A new study conducted by researchers at Aalto University and the University of Tampere shows that the human brain processes nude and clothed bodies in different ways; the study reflects the pattern of arousal elicited by the former.
Researchers recorded visual brain responses of participants shown both nude and scantily-clad photographs, of models of both genders. They found that the participants processed images of the nude body in less than 0.2 seconds.
The brain responses were strongest when participants looked at the photograph of nude models, followed by those in swimsuits or partially clothed. The weakest processing times were for fully clothed models.
The belief that the opposite sex attracts each other held somewhat true; male participants' brains responded stronger to photographs of female models. However, the women's responses were unaffected by the gender of the models.
Autonomic measurements and self-evaluations showed that nude bodies were affectively more arousing compared to the other stimulus categories, the authors Jari K. Hietanen and Lauri Nummenmaa said, in a report published in the November issue of the journal PLoS ONE.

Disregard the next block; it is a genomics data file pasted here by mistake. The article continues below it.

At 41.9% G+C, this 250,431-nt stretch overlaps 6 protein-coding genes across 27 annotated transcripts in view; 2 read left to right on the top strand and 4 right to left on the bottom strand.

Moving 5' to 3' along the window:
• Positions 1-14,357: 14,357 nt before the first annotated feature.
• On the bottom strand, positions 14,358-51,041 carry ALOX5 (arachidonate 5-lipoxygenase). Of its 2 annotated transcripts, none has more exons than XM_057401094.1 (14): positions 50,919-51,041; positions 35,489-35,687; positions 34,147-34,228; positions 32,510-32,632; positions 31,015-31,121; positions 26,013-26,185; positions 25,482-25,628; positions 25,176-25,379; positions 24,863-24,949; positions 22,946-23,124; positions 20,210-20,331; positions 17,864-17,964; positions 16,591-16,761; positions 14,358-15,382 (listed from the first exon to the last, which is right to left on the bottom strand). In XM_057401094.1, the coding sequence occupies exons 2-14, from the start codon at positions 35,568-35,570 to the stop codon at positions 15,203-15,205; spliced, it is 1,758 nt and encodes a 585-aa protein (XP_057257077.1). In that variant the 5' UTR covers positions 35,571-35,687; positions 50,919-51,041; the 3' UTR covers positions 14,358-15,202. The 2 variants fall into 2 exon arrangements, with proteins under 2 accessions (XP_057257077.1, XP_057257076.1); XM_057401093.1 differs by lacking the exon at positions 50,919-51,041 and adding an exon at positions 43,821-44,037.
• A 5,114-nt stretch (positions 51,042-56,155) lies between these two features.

Hietanen and Nummenmaa used MRI technology to map the brain and concluded that early visual processing of human bodies is sensitive to the visibility of the sex-related features and that the visual processing of other people's nude bodies is enhanced in the brain. The authors stated that past evidence and studies proved the triggered response of human and primate brains to facial expressions.
The researchers also explained how visual processing of other people's nude bodies is possibly beneficial in identifying potential mating partners and competitors, and for triggering sexual behavior.
Clothing hides bodily features relevant for sexual selection and arousal, the authors wrote.
The study, to some extent explains why nude art and paintings or photographs of scantily clad bodies appeal more than fully clad ones.